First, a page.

Scottish coach lays down the law for Canes D

17:00, Jul 02 2014
Clark Laidlaw
LAW CHANGE: Scottish coach Clark Laidlaw has adapted the Hurricanes' defensive strategy.

Clark Laidlaw's message appears to be getting through.

The Scotsman started the year a bit like a maths teacher trying to convince a room full of uninterested students that algebra and geometry could be useful one day.

Laidlaw's fulltime coaching brief this season has been turning around the Hurricanes woeful defence without impacting on their natural aptitude for attack.

Saturday's 16-9 win over the Crusaders marked the second time this season that the Hurricanes have kept an opponent tryless, something that hadn't happened once over the past three years.

"We were all aware the Hurricanes loved to attack, so we had to find away to enthuse the players around wanting to defend," Laidlaw said ahead of Friday's crucial match against the Chiefs in Hamilton.

"We've had a [player] group that works together each week around [defensive] strategy. But also it's that we get excited about defending."

Laidlaw's philosophy is defence is a means to an attacking end, rather than simply a mechanism to stop the other team scoring.

"We don't want to be a team that just defends, but doesn't get the ball back. You will see in our defence it's built on trying to get the ball back so we can attack again," he said.

"It's not just trying to stop the opposition ... the players have been working together to get that mindset and attitude to defence.

"That it's not just soaking pressure up, it's getting the ball back so we can use our strengths, which has obviously been our attack."

Statistics confirm an upward trend. The Hurricanes are conceding 23.3 points per match this season, better than the Chiefs (25.2), Highlanders (26) and Blues (25.9), and second only in the New Zealand Conference to the Crusaders (21.5).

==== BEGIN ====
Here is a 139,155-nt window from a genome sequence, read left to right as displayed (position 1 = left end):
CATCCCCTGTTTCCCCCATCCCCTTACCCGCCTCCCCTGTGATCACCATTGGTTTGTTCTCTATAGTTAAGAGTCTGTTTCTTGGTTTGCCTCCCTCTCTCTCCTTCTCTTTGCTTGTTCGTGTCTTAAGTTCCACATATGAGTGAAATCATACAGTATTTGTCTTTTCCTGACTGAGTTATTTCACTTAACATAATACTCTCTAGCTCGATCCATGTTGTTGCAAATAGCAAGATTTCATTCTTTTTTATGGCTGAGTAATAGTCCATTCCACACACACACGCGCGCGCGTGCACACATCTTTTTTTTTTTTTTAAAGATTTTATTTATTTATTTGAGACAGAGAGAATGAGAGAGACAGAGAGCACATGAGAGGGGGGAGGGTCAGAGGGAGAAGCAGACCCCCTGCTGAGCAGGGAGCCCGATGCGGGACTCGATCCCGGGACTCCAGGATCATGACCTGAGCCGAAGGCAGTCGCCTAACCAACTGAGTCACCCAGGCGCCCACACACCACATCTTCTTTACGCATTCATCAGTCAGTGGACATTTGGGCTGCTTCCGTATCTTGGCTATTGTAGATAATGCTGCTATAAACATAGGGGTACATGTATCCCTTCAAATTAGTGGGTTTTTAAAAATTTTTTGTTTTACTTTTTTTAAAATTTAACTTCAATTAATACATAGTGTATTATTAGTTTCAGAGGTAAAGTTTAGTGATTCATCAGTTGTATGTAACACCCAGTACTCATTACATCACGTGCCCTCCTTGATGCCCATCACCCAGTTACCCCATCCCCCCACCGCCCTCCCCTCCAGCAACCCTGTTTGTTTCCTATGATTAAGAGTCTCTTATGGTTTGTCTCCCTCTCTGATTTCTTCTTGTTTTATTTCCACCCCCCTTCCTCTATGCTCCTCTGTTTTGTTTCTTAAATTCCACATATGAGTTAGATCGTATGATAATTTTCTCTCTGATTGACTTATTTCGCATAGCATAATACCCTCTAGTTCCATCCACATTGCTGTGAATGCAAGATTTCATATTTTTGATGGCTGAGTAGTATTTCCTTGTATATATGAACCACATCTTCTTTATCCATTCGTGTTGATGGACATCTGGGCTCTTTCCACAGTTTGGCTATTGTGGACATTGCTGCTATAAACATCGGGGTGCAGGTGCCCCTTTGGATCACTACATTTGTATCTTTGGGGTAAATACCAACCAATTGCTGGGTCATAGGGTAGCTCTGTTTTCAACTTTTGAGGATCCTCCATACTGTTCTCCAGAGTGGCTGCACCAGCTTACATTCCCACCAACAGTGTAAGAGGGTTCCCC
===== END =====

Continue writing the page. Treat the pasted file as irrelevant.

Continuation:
That's well down on Hammett's first three years in charge with 28.5 points per match conceded last season (ranked 12th), 26.8 in 2012 (10th), and 24.8 in 2011 (10th).

And crucially, the Hurricanes are not giving away as many kickable penalties.

"It was 11-9 for long periods of that second half, but apart from two penalties where the Crusaders took a quick tap and a scrum, we didn't give away those three points," Laidlaw said. "That's the sort of the things we're working on ... There aren't a lot of penalties there at the moment."

Again, statistics suggest the Hurricanes are doing OK in the discipline stakes.

Heading into last weekend's matches they have been conceding on average 10.2 penalties per match, second only in the New Zealand Conference to the Crusaders (9.3) and better than the Highlanders (10.6), Blues (10.5) and Chiefs (13.2).

Laidlaw believes a positive mindset around defending takes some of the pressure off when the other side has the ball.

He also knows getting things right is even more crucial against the Chiefs, whose attack, particularly around the ruck, poses unique problems to a defensive system.

"They are the best in the competition at keeping the ball alive, they are the top team in the comp when it comes to offloads."

The Hurricanes thumped the Chiefs 45-8 at Westpac Stadium, but not before leaking a bunch of line breaks around the ruck in the first half.

Chiefs halfbacks August Pulu and Tawera Kerr-Barlow both like to draw in the first ruck defender and pop the ball into the gap they've created.

It's been a staple of the Chiefs defence for the past two seasons and even though well known to opponents remains difficult to stop when done well.


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